Emily Treleaven , University of Michigan
While the relationship between parental migration and the health of children left behind has been examined in a range of settings, most prior research in this area has not examined the role of community context. Yet, the degree to which migration advantages or disadvantages children’s health is likely determined in part by where the child lives. Using data from the Chitwan Valley Family Study, a household and community panel study in rural Nepal, a migrant-sending area, I analyze the effect of fathers’ international migration on the nutritional status of 940 children under five. In a series of mixed-effect regressions, I assess how community characteristics influence odds of malnutrition by fathers’ migration status. I find fathers’ international migration is protective against acute malnutrition, as are community access to transport and money transfer services. In the coming months, I will employ marginal structural models to address issues around temporal ordering and endogeneity.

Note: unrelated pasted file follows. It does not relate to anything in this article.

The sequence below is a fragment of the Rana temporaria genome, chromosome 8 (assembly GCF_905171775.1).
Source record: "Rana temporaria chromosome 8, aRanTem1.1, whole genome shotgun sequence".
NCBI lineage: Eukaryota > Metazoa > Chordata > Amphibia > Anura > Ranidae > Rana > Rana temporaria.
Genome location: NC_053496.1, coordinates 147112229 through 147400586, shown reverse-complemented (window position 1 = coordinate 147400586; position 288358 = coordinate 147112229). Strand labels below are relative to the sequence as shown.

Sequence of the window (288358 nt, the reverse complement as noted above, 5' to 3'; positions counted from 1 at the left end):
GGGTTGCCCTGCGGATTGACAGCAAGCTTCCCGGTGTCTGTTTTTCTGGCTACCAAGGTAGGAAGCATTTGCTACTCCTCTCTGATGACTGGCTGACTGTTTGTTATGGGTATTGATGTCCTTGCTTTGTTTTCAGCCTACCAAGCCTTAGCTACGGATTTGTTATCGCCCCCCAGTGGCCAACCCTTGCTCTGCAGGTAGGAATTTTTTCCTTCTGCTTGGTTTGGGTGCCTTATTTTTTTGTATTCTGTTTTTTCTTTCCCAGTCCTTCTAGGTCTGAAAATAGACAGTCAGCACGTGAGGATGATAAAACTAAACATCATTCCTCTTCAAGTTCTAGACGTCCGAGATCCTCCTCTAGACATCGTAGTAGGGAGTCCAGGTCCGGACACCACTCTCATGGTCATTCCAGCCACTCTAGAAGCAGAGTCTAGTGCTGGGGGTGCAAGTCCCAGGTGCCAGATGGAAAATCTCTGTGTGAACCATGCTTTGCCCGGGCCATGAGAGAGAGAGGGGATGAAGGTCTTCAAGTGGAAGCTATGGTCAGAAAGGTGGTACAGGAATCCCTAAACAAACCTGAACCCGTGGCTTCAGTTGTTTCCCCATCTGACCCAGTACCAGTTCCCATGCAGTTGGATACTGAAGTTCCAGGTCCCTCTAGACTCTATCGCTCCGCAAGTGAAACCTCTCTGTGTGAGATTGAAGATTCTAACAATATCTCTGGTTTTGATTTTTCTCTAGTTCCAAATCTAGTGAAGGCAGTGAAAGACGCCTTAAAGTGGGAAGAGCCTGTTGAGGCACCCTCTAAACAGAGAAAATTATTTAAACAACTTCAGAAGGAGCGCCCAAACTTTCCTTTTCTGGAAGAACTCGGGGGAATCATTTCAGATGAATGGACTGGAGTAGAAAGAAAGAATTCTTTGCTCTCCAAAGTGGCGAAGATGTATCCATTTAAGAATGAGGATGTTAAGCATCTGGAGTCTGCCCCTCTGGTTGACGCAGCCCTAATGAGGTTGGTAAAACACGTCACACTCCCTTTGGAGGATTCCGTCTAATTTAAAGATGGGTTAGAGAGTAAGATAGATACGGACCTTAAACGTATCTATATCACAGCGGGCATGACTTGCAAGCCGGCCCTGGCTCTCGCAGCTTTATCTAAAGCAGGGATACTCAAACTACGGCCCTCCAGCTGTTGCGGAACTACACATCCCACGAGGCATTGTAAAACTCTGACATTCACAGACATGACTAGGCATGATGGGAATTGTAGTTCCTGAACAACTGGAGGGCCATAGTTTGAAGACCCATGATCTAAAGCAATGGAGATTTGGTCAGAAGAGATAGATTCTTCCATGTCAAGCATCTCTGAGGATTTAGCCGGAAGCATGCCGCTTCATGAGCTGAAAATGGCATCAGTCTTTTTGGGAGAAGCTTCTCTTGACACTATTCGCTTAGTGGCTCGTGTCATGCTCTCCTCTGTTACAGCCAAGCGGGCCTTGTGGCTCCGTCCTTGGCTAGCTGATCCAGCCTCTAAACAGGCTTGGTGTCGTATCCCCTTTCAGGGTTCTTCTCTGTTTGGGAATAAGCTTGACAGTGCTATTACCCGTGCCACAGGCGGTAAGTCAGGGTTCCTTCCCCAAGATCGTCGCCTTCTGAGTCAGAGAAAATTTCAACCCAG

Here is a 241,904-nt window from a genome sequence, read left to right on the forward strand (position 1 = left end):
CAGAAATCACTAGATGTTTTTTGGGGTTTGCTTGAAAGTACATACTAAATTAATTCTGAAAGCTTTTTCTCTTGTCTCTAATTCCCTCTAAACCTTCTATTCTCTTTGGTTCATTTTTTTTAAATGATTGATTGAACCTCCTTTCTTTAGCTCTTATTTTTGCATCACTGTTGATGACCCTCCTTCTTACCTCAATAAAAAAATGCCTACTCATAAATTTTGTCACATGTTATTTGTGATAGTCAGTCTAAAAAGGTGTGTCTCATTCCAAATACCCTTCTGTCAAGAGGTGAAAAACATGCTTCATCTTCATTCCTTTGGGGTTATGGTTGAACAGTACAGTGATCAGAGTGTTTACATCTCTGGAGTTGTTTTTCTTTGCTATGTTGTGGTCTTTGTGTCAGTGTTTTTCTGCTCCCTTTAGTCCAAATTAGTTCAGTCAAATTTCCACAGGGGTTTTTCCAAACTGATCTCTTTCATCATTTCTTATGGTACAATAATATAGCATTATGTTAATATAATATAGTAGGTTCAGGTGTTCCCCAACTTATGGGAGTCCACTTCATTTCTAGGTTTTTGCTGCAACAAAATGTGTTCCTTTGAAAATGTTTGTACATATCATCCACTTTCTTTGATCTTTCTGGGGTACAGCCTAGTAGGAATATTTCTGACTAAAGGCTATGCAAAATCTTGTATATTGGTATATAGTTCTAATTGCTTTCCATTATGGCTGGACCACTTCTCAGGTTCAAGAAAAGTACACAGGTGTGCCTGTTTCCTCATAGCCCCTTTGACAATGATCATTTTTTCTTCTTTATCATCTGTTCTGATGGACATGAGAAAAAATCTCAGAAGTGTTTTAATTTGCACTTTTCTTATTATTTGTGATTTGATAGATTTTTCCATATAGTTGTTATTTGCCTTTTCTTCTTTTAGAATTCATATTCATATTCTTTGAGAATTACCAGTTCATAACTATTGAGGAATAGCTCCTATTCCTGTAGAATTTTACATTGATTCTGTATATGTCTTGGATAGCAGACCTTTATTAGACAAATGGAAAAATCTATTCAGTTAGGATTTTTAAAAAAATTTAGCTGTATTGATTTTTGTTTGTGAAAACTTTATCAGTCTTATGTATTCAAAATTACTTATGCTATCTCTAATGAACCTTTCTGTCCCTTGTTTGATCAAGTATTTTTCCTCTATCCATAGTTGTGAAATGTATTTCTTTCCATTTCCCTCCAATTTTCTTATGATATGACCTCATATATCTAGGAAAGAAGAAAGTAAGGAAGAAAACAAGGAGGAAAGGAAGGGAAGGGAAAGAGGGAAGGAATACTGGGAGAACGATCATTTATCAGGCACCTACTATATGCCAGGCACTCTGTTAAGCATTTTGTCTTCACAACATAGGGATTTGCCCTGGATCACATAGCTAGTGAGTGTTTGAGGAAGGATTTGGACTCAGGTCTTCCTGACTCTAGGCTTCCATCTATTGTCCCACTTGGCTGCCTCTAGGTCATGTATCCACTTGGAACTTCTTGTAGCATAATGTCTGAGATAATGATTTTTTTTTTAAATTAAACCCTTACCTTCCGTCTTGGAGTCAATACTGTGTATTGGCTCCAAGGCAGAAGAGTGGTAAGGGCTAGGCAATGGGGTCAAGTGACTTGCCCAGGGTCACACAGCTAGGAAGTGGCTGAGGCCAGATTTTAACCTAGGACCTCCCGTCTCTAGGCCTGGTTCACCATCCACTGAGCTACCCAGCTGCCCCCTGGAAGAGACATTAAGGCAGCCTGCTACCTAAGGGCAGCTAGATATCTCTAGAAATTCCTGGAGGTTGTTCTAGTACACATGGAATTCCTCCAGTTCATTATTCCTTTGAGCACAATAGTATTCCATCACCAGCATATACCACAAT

Presented in Session 2. Children & Youth